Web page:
Classic Game Fest began in 2007 as a video game tournament and party and quickly grew into the largest retro video games convention in Texas. CGF celebrates classic and retro video games with tournaments, vendors selling games and consoles, a video games museum, musical acts, costume contests and more. CGF has previously featured acclaimed author, Ernest Cline, Atari video game programmer, Howard Scott Warshaw, and video game icon, Richard “Lord British” Garriot, as special guests. CGF 2016 will be the largest convention in event history and is scheduled for July 30 ­ 31, 2016.

Pokemon Go and the People Who Play It

If you're into Pokemon Go--and I know you are--check out my article on the game and the people who play it HERE.



Tuesday, July 19, 2016

Pokemon Go in the Funnies

Check out the latest "Making It" comic strip by Intellivision veteran Keith Robinson. It revolves around a certain viral video game that you can download for free to your smart phone.

Click on the image for a closer look.

Star Trek at 50


Star Trek has been going where no television show has gone before for half a century.

The original series lasted only three seasons, from 1966 to 1969, but the program gained new life in syndication during the 1970s. Instead of withering away, the sci-fi phenomenon grew in popularity after its cancellation, spawning fan clubs, fan fiction, conventions, a cartoon, merchandise (make that tons of merchandise), parodies, TV and movie sequels and prequels, and much more, including the highly anticipated Star Trek Beyond, debuting in theaters July 22.

Set in an optimistic future where humans have largely outgrown hunger, racism, and war with one another, Star Trek was created by humanist Eugene “Gene” Wesley Roddenberry, a.k.a. “The Great Bird of the Galaxy.” He developed the show as “Wagon Train to the stars,” drawing inspiration from the Western TV series Wagon Train (1957-1965), the space opera TV series Rocky Jones, Space Ranger (1954), and the cinema classic Forbidden Planet (1956), along with such serials as Flash Gordon (1936) and Buck Rogers (1939).

Literary works influenced Roddenberry as well, including the writings of A.E. van Vogt (The Voyage of the Space Beagle), Eric Frank Russell (the epic voyage of the Marathon), and C.S. Forester (the Horatio Hornblower novels).

Roddenberry, who died Oct. 24, 1991, at the age of 70, began his career in Hollywood during the 1950s. While holding down a “real job” as an LAPD officer, he wrote scripts under the name of “Robert Wesley” for such shows as Highway Patrol and Have Gun Will Travel.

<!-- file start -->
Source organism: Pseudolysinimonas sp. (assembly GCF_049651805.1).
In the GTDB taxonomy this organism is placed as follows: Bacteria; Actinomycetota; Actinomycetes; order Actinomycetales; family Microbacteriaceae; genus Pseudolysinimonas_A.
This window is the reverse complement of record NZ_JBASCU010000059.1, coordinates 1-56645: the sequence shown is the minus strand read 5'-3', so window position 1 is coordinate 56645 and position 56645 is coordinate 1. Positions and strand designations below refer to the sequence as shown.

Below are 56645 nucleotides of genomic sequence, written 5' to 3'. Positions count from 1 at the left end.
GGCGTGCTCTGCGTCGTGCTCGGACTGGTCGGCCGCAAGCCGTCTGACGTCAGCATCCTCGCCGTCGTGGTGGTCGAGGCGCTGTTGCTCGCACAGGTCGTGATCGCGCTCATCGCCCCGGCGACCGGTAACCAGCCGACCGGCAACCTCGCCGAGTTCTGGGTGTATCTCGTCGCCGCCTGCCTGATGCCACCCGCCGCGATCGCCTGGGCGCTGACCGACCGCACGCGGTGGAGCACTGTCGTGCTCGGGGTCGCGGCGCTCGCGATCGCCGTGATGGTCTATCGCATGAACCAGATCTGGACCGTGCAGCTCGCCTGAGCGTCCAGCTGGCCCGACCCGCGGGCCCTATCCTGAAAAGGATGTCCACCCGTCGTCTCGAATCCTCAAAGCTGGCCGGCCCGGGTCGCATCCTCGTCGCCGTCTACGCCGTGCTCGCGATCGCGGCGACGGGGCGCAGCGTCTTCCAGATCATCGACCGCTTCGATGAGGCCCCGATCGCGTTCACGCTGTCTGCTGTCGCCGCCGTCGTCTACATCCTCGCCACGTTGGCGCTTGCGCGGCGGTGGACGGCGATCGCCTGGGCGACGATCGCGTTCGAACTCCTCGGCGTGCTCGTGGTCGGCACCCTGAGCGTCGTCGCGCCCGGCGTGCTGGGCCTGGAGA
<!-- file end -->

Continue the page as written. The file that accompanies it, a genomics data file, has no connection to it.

Roddenberry’s ambitions went beyond freelancing, so he developed a World War II adventure series called APO 293, but couldn’t get the networks interested. He had better luck with his next series, a Marine Corps drama called The Lieutenant, which NBC picked up in 1963. Unfortunately, The Lieutenant, which featured Nichelle “Uhura” Nichols in its first episode, only ran one season.

In 1964, Roddenberry filmed the pilot for Star Trek, with Jeffrey Hunter as Captain Christopher Pike and Leonard Nimoy as Science Officer Spock. It was called “The Cage.” NBC executives deemed the program “too cerebral” for mainstream audiences, but in a rare move, the network, seeing potential in the concept, let Roddenberry film a second pilot (which they approved, of course), this time with William Shatner in the lead role of Captain James T. Kirk.

The episode, which also introduced chief engineer Lt. Commander Scott (James Doohan) and Lt. Sulu (George Takei), was called “Where No Man Has Gone Before.” The title refers to Shatner’s famous voiceover introducing it and subsequent episodes: “Space: the final frontier. These are the voyages of the starship Enterprise. Its five-year mission: to explore strange new worlds, to seek out new life and new civilizations, to boldly go where no man has gone before.”

The first season of Star Trek, which debuted Sept. 8, 1966, also saw the addition of: Dr. Leonard “Bones” McCoy (DeForest Kelley), who was third-billed behind Shatner and Nimoy; Yeoman Janice Rand (Grace Lee Whitney), who left midway through the first season; Christine Chapel (Majel Barrett, Roddenberry’s wife), head nurse and assistant to McCoy; and Lt. Nyota Uhura (Nichelle Nichols), the first African-American female to hold a prominent, non-stereotypical role in an American television series. Walter Koenig joined the cast as Ensign Pavel Chekov in the second season.